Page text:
Innovation in bonds to unlock money for growth: Crisil

news
21 January 2015

India's financial sector has diverse goals to accomplish, such as generating humongous capital to fund long-term growth, creating sophisticated and safe tools for a rapidly globalising corporate sector, providing more investment avenues to middle-class savers, and ensuring financial inclusion for a vast number of the unbanked.

For instance, the infrastructure sector needs Rs30 lakh crore, while banks need Rs.5 lakh crore in the next five years. Clearly, banks alone won't be able to deliver on all these objectives.

Crisil believes India needs out-of-the-box solutions to generate the money so needed for economic growth.

"According to our estimates, just to build out infrastructure, India will need Rs.30 lakh crore over the next five years, while banks will need another Rs.5 lakh crore for their capital requirements till 2019," Crisil said in a paper.

It said, this is why a vibrant corporate bond market has become an imperative. Says Raman Uberoi, business head, Crisil Ratings for large corporates and corporate affairs, ''Innovation is a critical ingredient in developing bond market. Continuous innovations in the corporate bond market will eventually open the floodgates of capital for key sectors of the economy. It will enable infrastructure projects to take off, deepen the financial sector, and improve access to credit for SMEs.''

Crucially, innovations bring together issuers and investors who have different risk thresholds,
facilitate long-tenure funding that banks are unable to offer, make issuances cost-effective, and provide adequate risk-mitigation tools. As an asset class, corporate bonds have delivered higher returns over the past decade compared with government bonds and state development loans.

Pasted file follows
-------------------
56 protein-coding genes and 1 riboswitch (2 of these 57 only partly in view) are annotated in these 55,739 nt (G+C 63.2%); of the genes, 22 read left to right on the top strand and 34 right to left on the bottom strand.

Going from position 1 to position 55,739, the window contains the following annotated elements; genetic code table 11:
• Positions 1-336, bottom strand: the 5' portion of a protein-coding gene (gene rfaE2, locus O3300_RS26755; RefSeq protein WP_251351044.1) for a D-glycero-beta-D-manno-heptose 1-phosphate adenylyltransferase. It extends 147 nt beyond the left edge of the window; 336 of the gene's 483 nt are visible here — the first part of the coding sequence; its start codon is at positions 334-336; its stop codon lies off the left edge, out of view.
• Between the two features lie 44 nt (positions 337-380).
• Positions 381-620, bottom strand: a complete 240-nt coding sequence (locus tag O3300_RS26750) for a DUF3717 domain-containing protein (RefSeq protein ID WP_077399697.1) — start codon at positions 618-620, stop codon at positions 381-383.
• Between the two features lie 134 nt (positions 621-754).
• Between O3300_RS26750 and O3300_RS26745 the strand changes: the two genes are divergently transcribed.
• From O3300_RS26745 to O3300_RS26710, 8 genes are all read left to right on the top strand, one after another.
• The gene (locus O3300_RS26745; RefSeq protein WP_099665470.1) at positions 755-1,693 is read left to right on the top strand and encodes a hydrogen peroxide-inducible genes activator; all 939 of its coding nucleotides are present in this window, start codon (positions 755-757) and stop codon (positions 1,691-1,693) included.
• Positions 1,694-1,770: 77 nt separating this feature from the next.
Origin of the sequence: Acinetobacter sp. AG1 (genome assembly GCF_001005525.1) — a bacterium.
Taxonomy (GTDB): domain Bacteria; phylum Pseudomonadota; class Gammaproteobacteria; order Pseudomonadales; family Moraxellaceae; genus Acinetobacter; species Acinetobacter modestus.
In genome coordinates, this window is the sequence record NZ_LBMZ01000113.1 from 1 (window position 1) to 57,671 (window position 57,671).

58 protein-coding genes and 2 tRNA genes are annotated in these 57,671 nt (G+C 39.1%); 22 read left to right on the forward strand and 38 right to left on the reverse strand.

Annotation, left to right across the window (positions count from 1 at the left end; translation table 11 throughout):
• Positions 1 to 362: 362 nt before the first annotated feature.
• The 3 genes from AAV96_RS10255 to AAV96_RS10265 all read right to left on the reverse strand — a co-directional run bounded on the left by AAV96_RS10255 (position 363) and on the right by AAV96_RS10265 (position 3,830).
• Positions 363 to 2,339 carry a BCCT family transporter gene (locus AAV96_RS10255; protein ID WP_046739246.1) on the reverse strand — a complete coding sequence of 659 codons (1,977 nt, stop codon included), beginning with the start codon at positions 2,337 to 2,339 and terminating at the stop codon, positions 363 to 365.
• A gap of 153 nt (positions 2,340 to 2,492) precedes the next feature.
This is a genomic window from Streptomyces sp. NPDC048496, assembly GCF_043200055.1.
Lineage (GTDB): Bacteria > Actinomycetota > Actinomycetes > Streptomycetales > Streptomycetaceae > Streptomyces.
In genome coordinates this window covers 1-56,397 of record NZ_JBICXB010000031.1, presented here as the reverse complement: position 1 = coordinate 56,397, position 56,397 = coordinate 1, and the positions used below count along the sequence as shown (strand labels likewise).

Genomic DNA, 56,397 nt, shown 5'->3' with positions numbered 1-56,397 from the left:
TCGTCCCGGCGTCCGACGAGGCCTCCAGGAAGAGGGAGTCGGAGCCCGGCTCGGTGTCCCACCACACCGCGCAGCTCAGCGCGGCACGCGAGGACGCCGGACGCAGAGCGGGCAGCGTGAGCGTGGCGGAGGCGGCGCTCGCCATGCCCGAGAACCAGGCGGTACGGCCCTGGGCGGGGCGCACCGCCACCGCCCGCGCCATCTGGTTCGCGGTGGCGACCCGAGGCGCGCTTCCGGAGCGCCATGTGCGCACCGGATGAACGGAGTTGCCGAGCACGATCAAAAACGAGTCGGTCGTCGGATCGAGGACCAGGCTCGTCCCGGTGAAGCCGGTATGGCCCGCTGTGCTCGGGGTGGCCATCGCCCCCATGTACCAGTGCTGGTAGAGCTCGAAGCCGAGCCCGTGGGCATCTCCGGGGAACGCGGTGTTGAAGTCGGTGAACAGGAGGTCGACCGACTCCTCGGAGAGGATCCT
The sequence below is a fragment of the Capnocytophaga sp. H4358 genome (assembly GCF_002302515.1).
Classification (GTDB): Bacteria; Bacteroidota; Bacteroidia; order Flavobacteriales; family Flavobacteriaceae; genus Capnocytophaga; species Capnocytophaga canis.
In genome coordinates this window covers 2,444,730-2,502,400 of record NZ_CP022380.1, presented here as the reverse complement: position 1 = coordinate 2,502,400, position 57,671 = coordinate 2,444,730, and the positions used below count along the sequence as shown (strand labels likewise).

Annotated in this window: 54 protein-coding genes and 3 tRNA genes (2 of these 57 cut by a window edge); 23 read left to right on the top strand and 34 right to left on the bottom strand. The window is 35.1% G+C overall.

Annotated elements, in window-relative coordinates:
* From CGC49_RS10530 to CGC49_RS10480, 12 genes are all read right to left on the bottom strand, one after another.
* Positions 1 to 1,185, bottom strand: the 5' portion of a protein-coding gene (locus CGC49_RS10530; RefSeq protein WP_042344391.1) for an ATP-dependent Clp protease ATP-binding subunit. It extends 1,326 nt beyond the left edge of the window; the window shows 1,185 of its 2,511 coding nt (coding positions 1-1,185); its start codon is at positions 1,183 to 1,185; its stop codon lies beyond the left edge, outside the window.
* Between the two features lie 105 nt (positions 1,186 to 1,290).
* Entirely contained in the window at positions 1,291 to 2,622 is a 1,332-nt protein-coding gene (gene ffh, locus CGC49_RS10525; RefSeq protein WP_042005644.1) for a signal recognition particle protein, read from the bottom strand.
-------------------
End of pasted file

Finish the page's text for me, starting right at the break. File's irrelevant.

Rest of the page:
Additionally, there wasn't a single default for papers rated AAA, and the average 3-year default rate for papers rated AA by CRISIL during this period was just 0.11 per cent.

Says Pawan Agrawal, chief analytical officer, Crisil, ''In the current fiscal, we have seen many innovations such as the issuance of the first commercial-mortgage backed securities (CMBS), one of the largest future-flow securitisation transactions, introduction of resets in credit enhancement for securitisation transactions, and renewed focus on partial-guarantee mechanisms. This is also the first full year of operations for infrastructure debt funds (IDFs) through the non-banking finance company route.''

Crisil believes a few things need to be simultaneously ensured to keep up the pace of innovations.

These are scaling up of existing innovations like IDFs and CMBS, maintaining focus on systemic stability, setting up of new vehicles such as bond guarantee funds, and building investor comfort with new instruments.

''Stakeholders need to make constant efforts to expand both the capital pool and investor base, and make the corporate bond market compelling for long-term global investors,'' Uberoi said.

This will require ironing out a clutch of other issues, too, including ensuring healthy price discovery that is now precluded because of the overwhelming footprint of government securities, enabling more lower-rated issuances, removal of trading curbs on EPFO and banks, and offering better exit opportunities to investors.





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